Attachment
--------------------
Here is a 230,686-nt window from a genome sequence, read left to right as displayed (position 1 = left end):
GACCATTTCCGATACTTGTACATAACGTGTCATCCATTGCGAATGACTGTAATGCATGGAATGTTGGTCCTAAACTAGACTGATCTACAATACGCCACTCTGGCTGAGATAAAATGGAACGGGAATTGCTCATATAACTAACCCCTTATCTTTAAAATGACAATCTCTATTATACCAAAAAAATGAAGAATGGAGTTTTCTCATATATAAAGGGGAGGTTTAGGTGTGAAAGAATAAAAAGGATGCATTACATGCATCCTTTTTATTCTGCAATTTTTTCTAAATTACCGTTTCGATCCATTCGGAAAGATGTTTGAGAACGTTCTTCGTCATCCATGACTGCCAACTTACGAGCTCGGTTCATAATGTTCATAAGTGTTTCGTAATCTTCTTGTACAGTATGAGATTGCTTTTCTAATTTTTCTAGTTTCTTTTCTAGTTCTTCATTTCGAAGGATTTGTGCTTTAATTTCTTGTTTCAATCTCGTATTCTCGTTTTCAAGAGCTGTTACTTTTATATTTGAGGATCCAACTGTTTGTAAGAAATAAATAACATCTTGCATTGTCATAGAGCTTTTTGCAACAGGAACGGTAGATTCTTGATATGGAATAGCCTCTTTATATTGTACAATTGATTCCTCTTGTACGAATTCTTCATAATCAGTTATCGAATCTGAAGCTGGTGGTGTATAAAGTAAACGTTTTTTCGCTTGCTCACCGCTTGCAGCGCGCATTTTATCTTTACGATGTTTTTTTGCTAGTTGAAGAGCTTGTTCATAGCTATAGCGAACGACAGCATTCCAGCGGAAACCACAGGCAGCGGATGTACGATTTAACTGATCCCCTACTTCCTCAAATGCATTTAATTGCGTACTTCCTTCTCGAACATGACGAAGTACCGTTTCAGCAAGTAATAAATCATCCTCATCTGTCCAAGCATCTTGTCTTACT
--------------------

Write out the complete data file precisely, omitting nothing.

Here is a 230,686-nt window from a genome sequence, read left to right as displayed (position 1 = left end):
GACCATTTCCGATACTTGTACATAACGTGTCATCCATTGCGAATGACTGTAATGCATGGAATGTTGGTCCTAAACTAGACTGATCTACAATACGCCACTCTGGCTGAGATAAAATGGAACGGGAATTGCTCATATAACTAACCCCTTATCTTTAAAATGACAATCTCTATTATACCAAAAAAATGAAGAATGGAGTTTTCTCATATATAAAGGGGAGGTTTAGGTGTGAAAGAATAAAAAGGATGCATTACATGCATCCTTTTTATTCTGCAATTTTTTCTAAATTACCGTTTCGATCCATTCGGAAAGATGTTTGAGAACGTTCTTCGTCATCCATGACTGCCAACTTACGAGCTCGGTTCATAATGTTCATAAGTGTTTCGTAATCTTCTTGTACAGTATGAGATTGCTTTTCTAATTTTTCTAGTTTCTTTTCTAGTTCTTCATTTCGAAGGATTTGTGCTTTAATTTCTTGTTTCAATCTCGTATTCTCGTTTTCAAGAGCTGTTACTTTTATATTTGAGGATCCAACTGTTTGTAAGAAATAAATAACATCTTGCATTGTCATAGAGCTTTTTGCAACAGGAACGGTAGATTCTTGATATGGAATAGCCTCTTTATATTGTACAATTGATTCCTCTTGTACGAATTCTTCATAATCAGTTATCGAATCTGAAGCTGGTGGTGTATAAAGTAAACGTTTTTTCGCTTGCTCACCGCTTGCAGCGCGCATTTTATCTTTACGATGTTTTTTTGCTAGTTGAAGAGCTTGTTCATAGCTATAGCGAACGACAGCATTCCAGCGGAAACCACAGGCAGCGGATGTACGATTTAACTGATCCCCTACTTCCTCAAATGCATTTAATTGCGTACTTCCTTCTCGAACATGACGAAGTACCGTTTCAGCAAGTAATAAATCATCCTCATCTGTCCAAGCATCTTGTCTTACT